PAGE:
PURPOSE:: To evaluate the clinical outcomes and complications of totally implantable venous access port implantation via the axillary vein in patients with head and neck malignancy. MATERIALS AND METHODS:: A total of 176 totally implantable venous access ports were placed via the axillary vein in 171 patients with head and neck malignancy between May 2012 and June 2015. The patients included 133 men and 38 women, and the mean age was 58.8 years (range: 19-84 years). Medical records were retrospectively reviewed. RESULTS:: This study included a total of 93,237 totally implantable venous access port catheter-days (median 478 catheter-days, range: 13-1380 catheter-days). Of the 176 implanted totally implantable venous access port, complications developed in nine cases (5.1%), with the overall incidence of 0.097 events/1000 catheter-days. The complications were three central line-associated blood-stream infection cases, one case of keloid scar at the needling access site, and five cases of central vein stenosis or thrombosis on neck computed tomography images. The 133 cases for which neck computed tomography images were available had a total of 59,777 totally implantable venous access port catheter-days (median 399 catheter-days, range: 38-1207 catheter-days). On neck computed tomography evaluation, the incidence of central vein stenosis or thrombosis was 0.083 events/1000 catheter-days. Thrombosis developed in four cases, yielding an incidence of 0.067 events/1000 catheter-days. All four patients presented with thrombus in the axillary or subclavian vein. Stenosis occurred in one case yielding an incidence of 0.017 events/1000 catheter-days. One case was catheter-related brachiocephalic vein stenosis, and the other case was subclavian vein stenosis due to extrinsic compression by tumor progression. Of the nine complication cases, six underwent port removal. CONCLUSION:: These data indicate that totally implantable venous access port implantation via the axillary vein in patients with head and neck malignancy is safe and feasible, with a low axillary vein access-related complication rate.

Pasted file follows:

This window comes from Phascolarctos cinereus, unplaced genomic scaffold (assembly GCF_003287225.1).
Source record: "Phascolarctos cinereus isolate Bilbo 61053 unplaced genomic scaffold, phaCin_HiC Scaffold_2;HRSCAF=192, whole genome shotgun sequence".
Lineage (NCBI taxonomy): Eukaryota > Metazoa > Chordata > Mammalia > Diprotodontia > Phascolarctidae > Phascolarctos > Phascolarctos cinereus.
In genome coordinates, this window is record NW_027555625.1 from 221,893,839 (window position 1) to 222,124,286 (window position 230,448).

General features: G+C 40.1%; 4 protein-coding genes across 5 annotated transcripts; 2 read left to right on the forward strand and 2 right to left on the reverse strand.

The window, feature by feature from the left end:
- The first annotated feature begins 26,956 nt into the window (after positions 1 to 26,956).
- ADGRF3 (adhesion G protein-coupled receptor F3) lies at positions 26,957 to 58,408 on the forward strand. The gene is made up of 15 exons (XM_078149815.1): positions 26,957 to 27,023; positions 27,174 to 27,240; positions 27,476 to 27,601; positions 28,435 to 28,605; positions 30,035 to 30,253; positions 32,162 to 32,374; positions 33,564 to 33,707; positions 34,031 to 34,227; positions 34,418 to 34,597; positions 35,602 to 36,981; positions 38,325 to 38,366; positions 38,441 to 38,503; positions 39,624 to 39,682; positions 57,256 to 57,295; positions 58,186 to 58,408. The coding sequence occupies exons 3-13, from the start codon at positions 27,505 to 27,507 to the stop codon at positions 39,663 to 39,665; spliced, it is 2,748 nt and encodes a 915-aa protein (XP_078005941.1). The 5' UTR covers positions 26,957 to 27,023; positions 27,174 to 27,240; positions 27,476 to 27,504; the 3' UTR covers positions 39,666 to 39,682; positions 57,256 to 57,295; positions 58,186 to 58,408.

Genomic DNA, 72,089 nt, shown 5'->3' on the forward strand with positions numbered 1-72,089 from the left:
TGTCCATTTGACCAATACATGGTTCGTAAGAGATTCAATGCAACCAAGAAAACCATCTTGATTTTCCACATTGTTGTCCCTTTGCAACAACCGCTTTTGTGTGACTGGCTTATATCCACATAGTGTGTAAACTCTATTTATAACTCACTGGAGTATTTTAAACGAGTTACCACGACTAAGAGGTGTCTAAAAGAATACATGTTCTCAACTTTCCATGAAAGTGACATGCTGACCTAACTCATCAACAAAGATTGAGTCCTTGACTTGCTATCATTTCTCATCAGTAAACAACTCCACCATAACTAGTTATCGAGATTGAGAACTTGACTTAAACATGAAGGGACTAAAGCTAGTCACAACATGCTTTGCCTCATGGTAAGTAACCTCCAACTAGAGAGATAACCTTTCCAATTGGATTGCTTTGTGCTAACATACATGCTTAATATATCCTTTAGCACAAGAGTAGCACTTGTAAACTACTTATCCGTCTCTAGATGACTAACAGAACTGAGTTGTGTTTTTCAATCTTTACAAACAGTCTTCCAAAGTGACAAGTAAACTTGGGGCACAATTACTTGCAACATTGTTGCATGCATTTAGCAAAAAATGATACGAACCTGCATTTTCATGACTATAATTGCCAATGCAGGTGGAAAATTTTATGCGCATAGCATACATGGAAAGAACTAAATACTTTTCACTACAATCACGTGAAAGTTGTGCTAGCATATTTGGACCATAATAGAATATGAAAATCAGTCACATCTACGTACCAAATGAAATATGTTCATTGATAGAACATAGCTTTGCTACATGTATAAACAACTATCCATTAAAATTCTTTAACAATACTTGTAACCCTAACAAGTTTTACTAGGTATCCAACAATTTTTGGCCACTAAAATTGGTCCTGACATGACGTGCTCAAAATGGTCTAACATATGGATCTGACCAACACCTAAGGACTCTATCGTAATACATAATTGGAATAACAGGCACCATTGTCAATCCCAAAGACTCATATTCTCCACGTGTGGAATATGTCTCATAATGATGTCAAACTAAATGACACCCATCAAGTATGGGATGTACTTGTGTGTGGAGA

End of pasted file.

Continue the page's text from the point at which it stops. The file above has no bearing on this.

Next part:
Assuntos
Veia Axilar , Cateterismo/instrumentação , Cateteres Venosos Centrais , Neoplasias de Cabeça e Pescoço/tratamento farmacológico , Adulto , Idoso , Idoso de 80 Anos ou mais , Veia Axilar/diagnóstico por imagem , Obstrução do Cateter/etiologia , Infecções Relacionadas a Cateter/diagnóstico , Infecções Relacionadas a Cateter/microbiologia , Cateterismo/efeitos adversos , Cateterismo/métodos , Angiografia por Tomografia Computadorizada , Remoção de Dispositivo , Estudos de Viabilidade , Feminino , Humanos , Queloide/diagnóstico por imagem , Queloide/etiologia , Masculino , Pessoa de Meia-Idade , Tomografia Computadorizada Multidetectores , Flebografia/métodos , Estudos Retrospectivos , Fatores de Risco , Fatores de Tempo , Resultado do Tratamento , Trombose Venosa Profunda de Membros Superiores/diagnóstico por imagem , Trombose Venosa Profunda de Membros Superiores/etiologia , Adulto Jovem
13.
Medicina (B Aires) ; 78(5): 372-375, 2018.
Artigo em Espanhol | MEDLINE | ID: mdl-30285932

RESUMO